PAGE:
Information obtained by the Daily Observer shows that the Ministry of Justice (MOJ) has ignored a crucial Supreme Court’s order to produce supporting documents relating to payment it made to Atty. Sam T. Solomon for seven years and four- month’s salary arrears and benefits totaling US$132,000 and L$1,012,000.
Atty. Solomon, former City Solicitor, has sought the High Court’s intervention to compel government to pay him for seven years and four months of employment during, which he provided legal services to the country and the Ministry.
Two weeks ago, the Court’s Chamber Justice, Cllr. Philip A.Z. Banks, communicated with the Ministry that documents in its possession be made available to establish whether or not the former state prosecutor was owed salary arrears for such a long time.
The Ministry was further required to produce those instruments by January 20, which the judicial source alleges that the Ministry is yet to do.
Justice Banks warned that if the Ministry failed to meet the January 20 deadline, he would without hesitation compel the government to pay Atty. Solomon the amount he claims.
In spite of the order, the Ministry up to press time yesterday, according to judicial sources, had not submitted the required proof of payment documents to the Chamber Justice.
The judicial source did not say whether or not Justice Banks would enforce his order, or hold the Ministry in contempt of court for ignoring his mandate.
Prior to the lawsuit, Atty. Solomon alleged that in June 2007, he was employed by the Justice Ministry and since then he has never been paid for his services as City Solicitor.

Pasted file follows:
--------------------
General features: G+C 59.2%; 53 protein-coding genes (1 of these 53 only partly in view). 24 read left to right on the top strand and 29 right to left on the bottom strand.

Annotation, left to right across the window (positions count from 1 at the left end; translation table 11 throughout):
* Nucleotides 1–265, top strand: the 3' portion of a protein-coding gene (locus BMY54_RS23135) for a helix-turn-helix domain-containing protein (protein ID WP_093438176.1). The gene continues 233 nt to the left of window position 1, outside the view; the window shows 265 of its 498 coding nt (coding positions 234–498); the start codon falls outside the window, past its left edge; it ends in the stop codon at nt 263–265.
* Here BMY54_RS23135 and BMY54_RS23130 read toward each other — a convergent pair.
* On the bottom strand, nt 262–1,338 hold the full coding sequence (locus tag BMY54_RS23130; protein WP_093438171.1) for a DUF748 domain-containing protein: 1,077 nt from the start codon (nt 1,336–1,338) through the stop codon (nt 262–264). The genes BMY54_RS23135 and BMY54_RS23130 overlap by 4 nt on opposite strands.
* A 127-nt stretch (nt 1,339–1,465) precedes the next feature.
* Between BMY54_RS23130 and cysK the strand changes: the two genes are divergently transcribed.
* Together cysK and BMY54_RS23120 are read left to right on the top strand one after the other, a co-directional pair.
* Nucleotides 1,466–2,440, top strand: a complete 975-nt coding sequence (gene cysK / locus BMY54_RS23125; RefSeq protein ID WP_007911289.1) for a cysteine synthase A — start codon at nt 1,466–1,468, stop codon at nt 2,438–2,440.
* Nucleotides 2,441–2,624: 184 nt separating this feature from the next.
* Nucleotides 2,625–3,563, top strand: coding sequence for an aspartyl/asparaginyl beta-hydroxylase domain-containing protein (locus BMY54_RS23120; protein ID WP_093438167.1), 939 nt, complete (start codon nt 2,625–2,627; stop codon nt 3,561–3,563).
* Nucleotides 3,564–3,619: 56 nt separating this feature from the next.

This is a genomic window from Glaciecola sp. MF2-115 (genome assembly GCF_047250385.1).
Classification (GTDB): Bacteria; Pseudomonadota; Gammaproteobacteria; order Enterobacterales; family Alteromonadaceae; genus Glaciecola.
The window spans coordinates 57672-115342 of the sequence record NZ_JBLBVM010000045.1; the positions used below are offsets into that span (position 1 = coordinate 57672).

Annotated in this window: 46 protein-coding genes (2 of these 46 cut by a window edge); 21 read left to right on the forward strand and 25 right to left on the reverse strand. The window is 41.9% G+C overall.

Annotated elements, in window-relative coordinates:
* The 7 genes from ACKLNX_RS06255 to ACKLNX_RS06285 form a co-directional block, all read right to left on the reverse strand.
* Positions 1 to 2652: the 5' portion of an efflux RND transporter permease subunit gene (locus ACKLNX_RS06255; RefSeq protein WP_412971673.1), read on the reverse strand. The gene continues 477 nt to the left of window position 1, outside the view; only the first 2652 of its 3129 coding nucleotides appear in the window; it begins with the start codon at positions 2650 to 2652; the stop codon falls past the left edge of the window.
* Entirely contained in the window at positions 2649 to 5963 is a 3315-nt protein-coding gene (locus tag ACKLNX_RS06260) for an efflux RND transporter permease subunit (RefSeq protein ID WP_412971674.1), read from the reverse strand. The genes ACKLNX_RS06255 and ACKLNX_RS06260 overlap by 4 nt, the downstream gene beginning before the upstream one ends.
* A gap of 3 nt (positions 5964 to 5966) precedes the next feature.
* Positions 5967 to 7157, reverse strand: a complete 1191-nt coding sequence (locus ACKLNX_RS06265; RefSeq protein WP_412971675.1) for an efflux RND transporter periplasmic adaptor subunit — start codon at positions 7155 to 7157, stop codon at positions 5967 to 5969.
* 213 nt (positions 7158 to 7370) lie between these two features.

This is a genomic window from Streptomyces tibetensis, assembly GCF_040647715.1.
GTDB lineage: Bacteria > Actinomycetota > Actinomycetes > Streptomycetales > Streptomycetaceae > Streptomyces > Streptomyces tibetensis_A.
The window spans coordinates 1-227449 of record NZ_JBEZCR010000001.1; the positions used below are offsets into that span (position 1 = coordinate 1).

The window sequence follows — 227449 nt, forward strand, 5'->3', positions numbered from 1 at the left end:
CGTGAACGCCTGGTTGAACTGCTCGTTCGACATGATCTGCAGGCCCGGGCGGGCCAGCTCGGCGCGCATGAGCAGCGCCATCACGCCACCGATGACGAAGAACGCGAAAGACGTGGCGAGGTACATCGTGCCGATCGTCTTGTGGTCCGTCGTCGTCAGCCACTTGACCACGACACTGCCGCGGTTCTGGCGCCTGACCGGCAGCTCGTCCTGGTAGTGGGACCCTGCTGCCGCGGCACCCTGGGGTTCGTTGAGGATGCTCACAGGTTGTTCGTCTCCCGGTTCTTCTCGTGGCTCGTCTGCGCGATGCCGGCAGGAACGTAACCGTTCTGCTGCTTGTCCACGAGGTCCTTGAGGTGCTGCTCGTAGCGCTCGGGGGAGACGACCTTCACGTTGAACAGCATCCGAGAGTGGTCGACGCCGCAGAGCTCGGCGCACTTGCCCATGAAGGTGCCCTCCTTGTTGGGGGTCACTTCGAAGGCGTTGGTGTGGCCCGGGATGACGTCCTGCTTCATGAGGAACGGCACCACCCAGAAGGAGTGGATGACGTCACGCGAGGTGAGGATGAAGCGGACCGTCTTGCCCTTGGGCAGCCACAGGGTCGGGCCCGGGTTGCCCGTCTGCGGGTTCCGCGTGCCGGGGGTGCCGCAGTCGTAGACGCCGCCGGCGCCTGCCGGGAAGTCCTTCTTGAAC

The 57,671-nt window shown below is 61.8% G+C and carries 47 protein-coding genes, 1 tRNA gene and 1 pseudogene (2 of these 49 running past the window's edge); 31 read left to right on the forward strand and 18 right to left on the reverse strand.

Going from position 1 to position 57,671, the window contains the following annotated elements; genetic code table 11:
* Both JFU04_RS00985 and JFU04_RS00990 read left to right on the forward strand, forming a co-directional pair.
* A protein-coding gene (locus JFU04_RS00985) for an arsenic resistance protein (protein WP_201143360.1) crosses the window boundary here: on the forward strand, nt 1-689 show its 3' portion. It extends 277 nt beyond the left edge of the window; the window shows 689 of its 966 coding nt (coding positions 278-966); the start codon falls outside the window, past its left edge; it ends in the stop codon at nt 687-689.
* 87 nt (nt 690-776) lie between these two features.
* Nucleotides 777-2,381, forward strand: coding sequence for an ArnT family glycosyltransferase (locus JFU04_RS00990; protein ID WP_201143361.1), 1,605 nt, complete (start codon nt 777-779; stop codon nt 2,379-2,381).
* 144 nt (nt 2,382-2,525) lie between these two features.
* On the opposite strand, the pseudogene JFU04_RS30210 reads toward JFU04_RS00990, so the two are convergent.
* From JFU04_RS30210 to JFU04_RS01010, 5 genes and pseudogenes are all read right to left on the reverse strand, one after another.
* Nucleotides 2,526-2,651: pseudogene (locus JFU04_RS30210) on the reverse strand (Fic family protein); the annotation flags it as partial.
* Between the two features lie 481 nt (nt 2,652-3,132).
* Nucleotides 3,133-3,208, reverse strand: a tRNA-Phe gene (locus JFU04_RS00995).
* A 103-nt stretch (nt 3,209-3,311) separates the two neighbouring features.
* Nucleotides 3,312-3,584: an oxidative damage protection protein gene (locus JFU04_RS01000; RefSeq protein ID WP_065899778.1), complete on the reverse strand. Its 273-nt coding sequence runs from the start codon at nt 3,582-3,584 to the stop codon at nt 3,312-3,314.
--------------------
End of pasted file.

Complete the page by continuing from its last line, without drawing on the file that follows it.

But the Ministry has so far denied the allegations arguing that its senior City Solicitor had been paid for his services. The Ministry contends that Atty. Solomon was not an employee of the Justice Ministry under the Civil Service Agency’s guidelines. They claimed that he was only providing legal voluntary services to the Ministry.
According to a letter dated September 23, 2014 and signed by the Acting Deputy Minister of Justice for Administration and Public Safety, Atty. Tony Sonkarlay, it is acknowledged that Solomon was employed by the then Solicitor General Cllr. Saye Tiawan Gongloe.
The letter states, “We …. hereby acknowledged receipt of your letter addressed to Cllr. Betty Larmie Blamo, Solicitor General regarding your salary and other benefits.”
Among the documents that Atty. Sonkarlay signed and turned over to the City Solicitor, is one which quoted the CSA’s Standing Orders Section 34.4 stating: “selection of successful candidate must be recommended to CSA by the appointing authority to prepare his/her Personnel Action Notice (PAN) that was never done in your case; therefore, the CSA has informed us that they don’t have any salary for you as claimed.”